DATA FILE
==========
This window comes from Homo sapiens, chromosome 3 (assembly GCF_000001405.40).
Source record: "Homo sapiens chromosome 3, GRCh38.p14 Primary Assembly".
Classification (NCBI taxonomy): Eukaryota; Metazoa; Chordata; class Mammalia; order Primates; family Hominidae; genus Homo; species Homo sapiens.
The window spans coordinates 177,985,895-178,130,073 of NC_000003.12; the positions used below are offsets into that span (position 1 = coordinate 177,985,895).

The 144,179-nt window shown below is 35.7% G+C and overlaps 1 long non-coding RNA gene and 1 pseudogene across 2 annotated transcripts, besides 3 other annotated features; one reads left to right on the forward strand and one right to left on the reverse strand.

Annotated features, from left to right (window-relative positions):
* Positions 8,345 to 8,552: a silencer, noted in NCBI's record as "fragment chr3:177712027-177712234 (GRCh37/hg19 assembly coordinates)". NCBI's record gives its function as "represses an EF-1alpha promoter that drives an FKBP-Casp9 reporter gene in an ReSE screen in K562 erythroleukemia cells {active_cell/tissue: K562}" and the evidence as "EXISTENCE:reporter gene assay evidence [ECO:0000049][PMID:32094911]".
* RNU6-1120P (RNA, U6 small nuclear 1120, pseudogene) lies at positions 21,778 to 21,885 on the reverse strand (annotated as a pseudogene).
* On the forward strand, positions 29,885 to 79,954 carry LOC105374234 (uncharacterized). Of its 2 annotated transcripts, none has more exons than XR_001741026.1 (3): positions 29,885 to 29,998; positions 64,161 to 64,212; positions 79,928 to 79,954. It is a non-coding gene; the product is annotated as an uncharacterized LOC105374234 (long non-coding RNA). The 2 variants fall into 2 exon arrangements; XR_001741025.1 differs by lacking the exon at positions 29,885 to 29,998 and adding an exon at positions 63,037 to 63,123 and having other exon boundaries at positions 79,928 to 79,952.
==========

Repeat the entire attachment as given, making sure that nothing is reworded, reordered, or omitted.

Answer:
This window comes from Homo sapiens, chromosome 3 (assembly GCF_000001405.40).
Source record: "Homo sapiens chromosome 3, GRCh38.p14 Primary Assembly".
Classification (NCBI taxonomy): Eukaryota; Metazoa; Chordata; class Mammalia; order Primates; family Hominidae; genus Homo; species Homo sapiens.
The window spans coordinates 177,985,895-178,130,073 of NC_000003.12; the positions used below are offsets into that span (position 1 = coordinate 177,985,895).

The 144,179-nt window shown below is 35.7% G+C and overlaps 1 long non-coding RNA gene and 1 pseudogene across 2 annotated transcripts, besides 3 other annotated features; one reads left to right on the forward strand and one right to left on the reverse strand.

Annotated features, from left to right (window-relative positions):
* Positions 8,345 to 8,552: a silencer, noted in NCBI's record as "fragment chr3:177712027-177712234 (GRCh37/hg19 assembly coordinates)". NCBI's record gives its function as "represses an EF-1alpha promoter that drives an FKBP-Casp9 reporter gene in an ReSE screen in K562 erythroleukemia cells {active_cell/tissue: K562}" and the evidence as "EXISTENCE:reporter gene assay evidence [ECO:0000049][PMID:32094911]".
* RNU6-1120P (RNA, U6 small nuclear 1120, pseudogene) lies at positions 21,778 to 21,885 on the reverse strand (annotated as a pseudogene).
* On the forward strand, positions 29,885 to 79,954 carry LOC105374234 (uncharacterized). Of its 2 annotated transcripts, none has more exons than XR_001741026.1 (3): positions 29,885 to 29,998; positions 64,161 to 64,212; positions 79,928 to 79,954. It is a non-coding gene; the product is annotated as an uncharacterized LOC105374234 (long non-coding RNA). The 2 variants fall into 2 exon arrangements; XR_001741025.1 differs by lacking the exon at positions 29,885 to 29,998 and adding an exon at positions 63,037 to 63,123 and having other exon boundaries at positions 79,928 to 79,952.